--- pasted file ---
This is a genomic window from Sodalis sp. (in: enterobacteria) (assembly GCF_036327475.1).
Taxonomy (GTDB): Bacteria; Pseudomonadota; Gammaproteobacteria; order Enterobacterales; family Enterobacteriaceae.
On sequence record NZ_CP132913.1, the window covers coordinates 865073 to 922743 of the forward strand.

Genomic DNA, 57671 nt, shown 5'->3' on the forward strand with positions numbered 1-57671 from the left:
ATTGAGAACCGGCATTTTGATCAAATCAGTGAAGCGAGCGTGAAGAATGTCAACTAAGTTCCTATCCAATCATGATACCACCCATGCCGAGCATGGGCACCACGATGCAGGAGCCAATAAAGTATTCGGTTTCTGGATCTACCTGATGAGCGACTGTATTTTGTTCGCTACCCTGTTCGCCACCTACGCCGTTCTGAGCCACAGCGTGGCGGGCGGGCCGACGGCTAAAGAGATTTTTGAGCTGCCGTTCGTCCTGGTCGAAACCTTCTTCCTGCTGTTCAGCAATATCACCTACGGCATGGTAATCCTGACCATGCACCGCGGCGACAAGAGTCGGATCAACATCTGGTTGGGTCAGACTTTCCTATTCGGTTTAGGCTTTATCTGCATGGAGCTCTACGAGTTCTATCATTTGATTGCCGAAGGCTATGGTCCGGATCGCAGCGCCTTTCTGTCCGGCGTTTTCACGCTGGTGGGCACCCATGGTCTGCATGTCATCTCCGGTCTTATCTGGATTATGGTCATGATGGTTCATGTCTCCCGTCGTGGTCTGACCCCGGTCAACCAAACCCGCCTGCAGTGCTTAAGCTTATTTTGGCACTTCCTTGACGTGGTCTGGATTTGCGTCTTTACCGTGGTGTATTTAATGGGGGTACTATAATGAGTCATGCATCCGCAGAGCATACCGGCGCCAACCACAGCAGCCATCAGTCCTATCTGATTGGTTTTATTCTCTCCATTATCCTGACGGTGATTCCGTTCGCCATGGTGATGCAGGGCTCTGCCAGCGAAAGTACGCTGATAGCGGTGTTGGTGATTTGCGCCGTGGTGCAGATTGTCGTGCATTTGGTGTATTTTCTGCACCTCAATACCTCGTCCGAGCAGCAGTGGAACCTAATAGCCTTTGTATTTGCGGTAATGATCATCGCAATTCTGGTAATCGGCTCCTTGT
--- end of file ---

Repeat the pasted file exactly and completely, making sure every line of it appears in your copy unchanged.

This is a genomic window from Sodalis sp. (in: enterobacteria) (assembly GCF_036327475.1).
Taxonomy (GTDB): Bacteria; Pseudomonadota; Gammaproteobacteria; order Enterobacterales; family Enterobacteriaceae.
On sequence record NZ_CP132913.1, the window covers coordinates 865073 to 922743 of the forward strand.

Genomic DNA, 57671 nt, shown 5'->3' on the forward strand with positions numbered 1-57671 from the left:
ATTGAGAACCGGCATTTTGATCAAATCAGTGAAGCGAGCGTGAAGAATGTCAACTAAGTTCCTATCCAATCATGATACCACCCATGCCGAGCATGGGCACCACGATGCAGGAGCCAATAAAGTATTCGGTTTCTGGATCTACCTGATGAGCGACTGTATTTTGTTCGCTACCCTGTTCGCCACCTACGCCGTTCTGAGCCACAGCGTGGCGGGCGGGCCGACGGCTAAAGAGATTTTTGAGCTGCCGTTCGTCCTGGTCGAAACCTTCTTCCTGCTGTTCAGCAATATCACCTACGGCATGGTAATCCTGACCATGCACCGCGGCGACAAGAGTCGGATCAACATCTGGTTGGGTCAGACTTTCCTATTCGGTTTAGGCTTTATCTGCATGGAGCTCTACGAGTTCTATCATTTGATTGCCGAAGGCTATGGTCCGGATCGCAGCGCCTTTCTGTCCGGCGTTTTCACGCTGGTGGGCACCCATGGTCTGCATGTCATCTCCGGTCTTATCTGGATTATGGTCATGATGGTTCATGTCTCCCGTCGTGGTCTGACCCCGGTCAACCAAACCCGCCTGCAGTGCTTAAGCTTATTTTGGCACTTCCTTGACGTGGTCTGGATTTGCGTCTTTACCGTGGTGTATTTAATGGGGGTACTATAATGAGTCATGCATCCGCAGAGCATACCGGCGCCAACCACAGCAGCCATCAGTCCTATCTGATTGGTTTTATTCTCTCCATTATCCTGACGGTGATTCCGTTCGCCATGGTGATGCAGGGCTCTGCCAGCGAAAGTACGCTGATAGCGGTGTTGGTGATTTGCGCCGTGGTGCAGATTGTCGTGCATTTGGTGTATTTTCTGCACCTCAATACCTCGTCCGAGCAGCAGTGGAACCTAATAGCCTTTGTATTTGCGGTAATGATCATCGCAATTCTGGTAATCGGCTCCTTGT